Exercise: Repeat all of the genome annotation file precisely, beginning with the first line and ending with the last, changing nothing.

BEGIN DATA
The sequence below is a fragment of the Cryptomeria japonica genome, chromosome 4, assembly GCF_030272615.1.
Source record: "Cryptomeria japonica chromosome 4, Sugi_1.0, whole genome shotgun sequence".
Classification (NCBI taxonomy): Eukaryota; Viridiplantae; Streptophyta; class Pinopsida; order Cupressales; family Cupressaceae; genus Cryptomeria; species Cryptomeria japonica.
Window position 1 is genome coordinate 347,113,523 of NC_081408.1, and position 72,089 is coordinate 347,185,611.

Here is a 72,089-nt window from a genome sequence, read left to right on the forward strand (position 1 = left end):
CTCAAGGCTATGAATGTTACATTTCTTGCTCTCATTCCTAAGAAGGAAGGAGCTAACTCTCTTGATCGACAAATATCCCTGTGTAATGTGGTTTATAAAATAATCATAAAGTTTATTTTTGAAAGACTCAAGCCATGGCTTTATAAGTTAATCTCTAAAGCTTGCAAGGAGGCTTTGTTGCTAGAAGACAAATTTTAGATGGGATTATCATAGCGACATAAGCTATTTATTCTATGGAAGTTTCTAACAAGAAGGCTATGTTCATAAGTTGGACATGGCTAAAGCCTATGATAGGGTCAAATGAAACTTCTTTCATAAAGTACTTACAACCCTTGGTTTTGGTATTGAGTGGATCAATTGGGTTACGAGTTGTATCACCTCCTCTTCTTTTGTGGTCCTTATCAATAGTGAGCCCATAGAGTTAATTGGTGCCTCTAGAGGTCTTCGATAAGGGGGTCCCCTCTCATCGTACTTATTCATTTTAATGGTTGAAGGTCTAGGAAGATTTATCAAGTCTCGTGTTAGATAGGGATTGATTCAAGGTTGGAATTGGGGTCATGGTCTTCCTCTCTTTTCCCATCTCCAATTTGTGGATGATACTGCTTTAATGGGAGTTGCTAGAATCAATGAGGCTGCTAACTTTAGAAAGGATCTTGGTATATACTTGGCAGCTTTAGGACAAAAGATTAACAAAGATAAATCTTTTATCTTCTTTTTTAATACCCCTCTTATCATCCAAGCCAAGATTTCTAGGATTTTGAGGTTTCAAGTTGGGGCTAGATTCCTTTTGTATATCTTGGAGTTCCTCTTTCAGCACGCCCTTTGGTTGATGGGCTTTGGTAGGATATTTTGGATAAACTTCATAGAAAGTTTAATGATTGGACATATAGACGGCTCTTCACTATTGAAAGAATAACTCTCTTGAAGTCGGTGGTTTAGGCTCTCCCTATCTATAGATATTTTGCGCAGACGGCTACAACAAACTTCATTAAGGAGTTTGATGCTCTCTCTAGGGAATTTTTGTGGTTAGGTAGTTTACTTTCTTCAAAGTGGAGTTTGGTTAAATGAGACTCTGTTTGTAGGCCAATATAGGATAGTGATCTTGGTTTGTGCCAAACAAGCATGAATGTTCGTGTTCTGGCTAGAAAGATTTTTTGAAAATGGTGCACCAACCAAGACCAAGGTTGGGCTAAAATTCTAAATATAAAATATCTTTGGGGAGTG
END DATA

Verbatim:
The sequence below is a fragment of the Cryptomeria japonica genome, chromosome 4, assembly GCF_030272615.1.
Source record: "Cryptomeria japonica chromosome 4, Sugi_1.0, whole genome shotgun sequence".
Classification (NCBI taxonomy): Eukaryota; Viridiplantae; Streptophyta; class Pinopsida; order Cupressales; family Cupressaceae; genus Cryptomeria; species Cryptomeria japonica.
Window position 1 is genome coordinate 347,113,523 of NC_081408.1, and position 72,089 is coordinate 347,185,611.

Here is a 72,089-nt window from a genome sequence, read left to right on the forward strand (position 1 = left end):
CTCAAGGCTATGAATGTTACATTTCTTGCTCTCATTCCTAAGAAGGAAGGAGCTAACTCTCTTGATCGACAAATATCCCTGTGTAATGTGGTTTATAAAATAATCATAAAGTTTATTTTTGAAAGACTCAAGCCATGGCTTTATAAGTTAATCTCTAAAGCTTGCAAGGAGGCTTTGTTGCTAGAAGACAAATTTTAGATGGGATTATCATAGCGACATAAGCTATTTATTCTATGGAAGTTTCTAACAAGAAGGCTATGTTCATAAGTTGGACATGGCTAAAGCCTATGATAGGGTCAAATGAAACTTCTTTCATAAAGTACTTACAACCCTTGGTTTTGGTATTGAGTGGATCAATTGGGTTACGAGTTGTATCACCTCCTCTTCTTTTGTGGTCCTTATCAATAGTGAGCCCATAGAGTTAATTGGTGCCTCTAGAGGTCTTCGATAAGGGGGTCCCCTCTCATCGTACTTATTCATTTTAATGGTTGAAGGTCTAGGAAGATTTATCAAGTCTCGTGTTAGATAGGGATTGATTCAAGGTTGGAATTGGGGTCATGGTCTTCCTCTCTTTTCCCATCTCCAATTTGTGGATGATACTGCTTTAATGGGAGTTGCTAGAATCAATGAGGCTGCTAACTTTAGAAAGGATCTTGGTATATACTTGGCAGCTTTAGGACAAAAGATTAACAAAGATAAATCTTTTATCTTCTTTTTTAATACCCCTCTTATCATCCAAGCCAAGATTTCTAGGATTTTGAGGTTTCAAGTTGGGGCTAGATTCCTTTTGTATATCTTGGAGTTCCTCTTTCAGCACGCCCTTTGGTTGATGGGCTTTGGTAGGATATTTTGGATAAACTTCATAGAAAGTTTAATGATTGGACATATAGACGGCTCTTCACTATTGAAAGAATAACTCTCTTGAAGTCGGTGGTTTAGGCTCTCCCTATCTATAGATATTTTGCGCAGACGGCTACAACAAACTTCATTAAGGAGTTTGATGCTCTCTCTAGGGAATTTTTGTGGTTAGGTAGTTTACTTTCTTCAAAGTGGAGTTTGGTTAAATGAGACTCTGTTTGTAGGCCAATATAGGATAGTGATCTTGGTTTGTGCCAAACAAGCATGAATGTTCGTGTTCTGGCTAGAAAGATTTTTTGAAAATGGTGCACCAACCAAGACCAAGGTTGGGCTAAAATTCTAAATATAAAATATCTTTGGGGAGTG